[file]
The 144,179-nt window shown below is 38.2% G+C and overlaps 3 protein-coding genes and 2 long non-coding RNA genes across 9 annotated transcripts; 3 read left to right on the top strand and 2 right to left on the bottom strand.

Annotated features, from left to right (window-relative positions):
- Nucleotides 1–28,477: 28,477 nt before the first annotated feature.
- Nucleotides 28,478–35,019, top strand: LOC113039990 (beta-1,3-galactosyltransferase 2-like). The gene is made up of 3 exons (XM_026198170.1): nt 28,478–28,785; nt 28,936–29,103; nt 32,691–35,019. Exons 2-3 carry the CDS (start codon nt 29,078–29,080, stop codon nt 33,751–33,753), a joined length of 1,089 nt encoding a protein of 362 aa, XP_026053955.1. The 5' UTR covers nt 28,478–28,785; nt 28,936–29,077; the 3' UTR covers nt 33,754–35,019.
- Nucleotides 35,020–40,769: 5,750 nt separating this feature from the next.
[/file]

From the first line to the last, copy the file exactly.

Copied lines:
The 144,179-nt window shown below is 38.2% G+C and overlaps 3 protein-coding genes and 2 long non-coding RNA genes across 9 annotated transcripts; 3 read left to right on the top strand and 2 right to left on the bottom strand.

Annotated features, from left to right (window-relative positions):
- Nucleotides 1–28,477: 28,477 nt before the first annotated feature.
- Nucleotides 28,478–35,019, top strand: LOC113039990 (beta-1,3-galactosyltransferase 2-like). The gene is made up of 3 exons (XM_026198170.1): nt 28,478–28,785; nt 28,936–29,103; nt 32,691–35,019. Exons 2-3 carry the CDS (start codon nt 29,078–29,080, stop codon nt 33,751–33,753), a joined length of 1,089 nt encoding a protein of 362 aa, XP_026053955.1. The 5' UTR covers nt 28,478–28,785; nt 28,936–29,077; the 3' UTR covers nt 33,754–35,019.
- Nucleotides 35,020–40,769: 5,750 nt separating this feature from the next.